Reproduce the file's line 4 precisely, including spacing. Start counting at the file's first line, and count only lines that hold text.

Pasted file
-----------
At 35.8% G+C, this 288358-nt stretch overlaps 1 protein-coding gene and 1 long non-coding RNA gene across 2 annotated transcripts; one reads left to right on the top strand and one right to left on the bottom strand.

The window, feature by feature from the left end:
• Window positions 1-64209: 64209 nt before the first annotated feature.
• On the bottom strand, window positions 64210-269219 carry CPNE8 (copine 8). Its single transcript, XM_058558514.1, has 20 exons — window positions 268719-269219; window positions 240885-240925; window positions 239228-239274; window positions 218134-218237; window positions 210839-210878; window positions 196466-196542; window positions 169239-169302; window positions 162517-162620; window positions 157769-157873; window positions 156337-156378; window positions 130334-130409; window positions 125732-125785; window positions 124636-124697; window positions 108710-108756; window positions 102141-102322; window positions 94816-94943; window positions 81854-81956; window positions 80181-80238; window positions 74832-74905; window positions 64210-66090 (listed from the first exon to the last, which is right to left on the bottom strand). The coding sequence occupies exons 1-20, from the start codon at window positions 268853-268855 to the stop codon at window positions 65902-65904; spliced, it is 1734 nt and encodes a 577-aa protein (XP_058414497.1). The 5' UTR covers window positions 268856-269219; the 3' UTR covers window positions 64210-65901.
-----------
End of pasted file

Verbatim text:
• On the bottom strand, window positions 64210-269219 carry CPNE8 (copine 8). Its single transcript, XM_058558514.1, has 20 exons — window positions 268719-269219; window positions 240885-240925; window positions 239228-239274; window positions 218134-218237; window positions 210839-210878; window positions 196466-196542; window positions 169239-169302; window positions 162517-162620; window positions 157769-157873; window positions 156337-156378; window positions 130334-130409; window positions 125732-125785; window positions 124636-124697; window positions 108710-108756; window positions 102141-102322; window positions 94816-94943; window positions 81854-81956; window positions 80181-80238; window positions 74832-74905; window positions 64210-66090 (listed from the first exon to the last, which is right to left on the bottom strand). The coding sequence occupies exons 1-20, from the start codon at window positions 268853-268855 to the stop codon at window positions 65902-65904; spliced, it is 1734 nt and encodes a 577-aa protein (XP_058414497.1). The 5' UTR covers window positions 268856-269219; the 3' UTR covers window positions 64210-65901.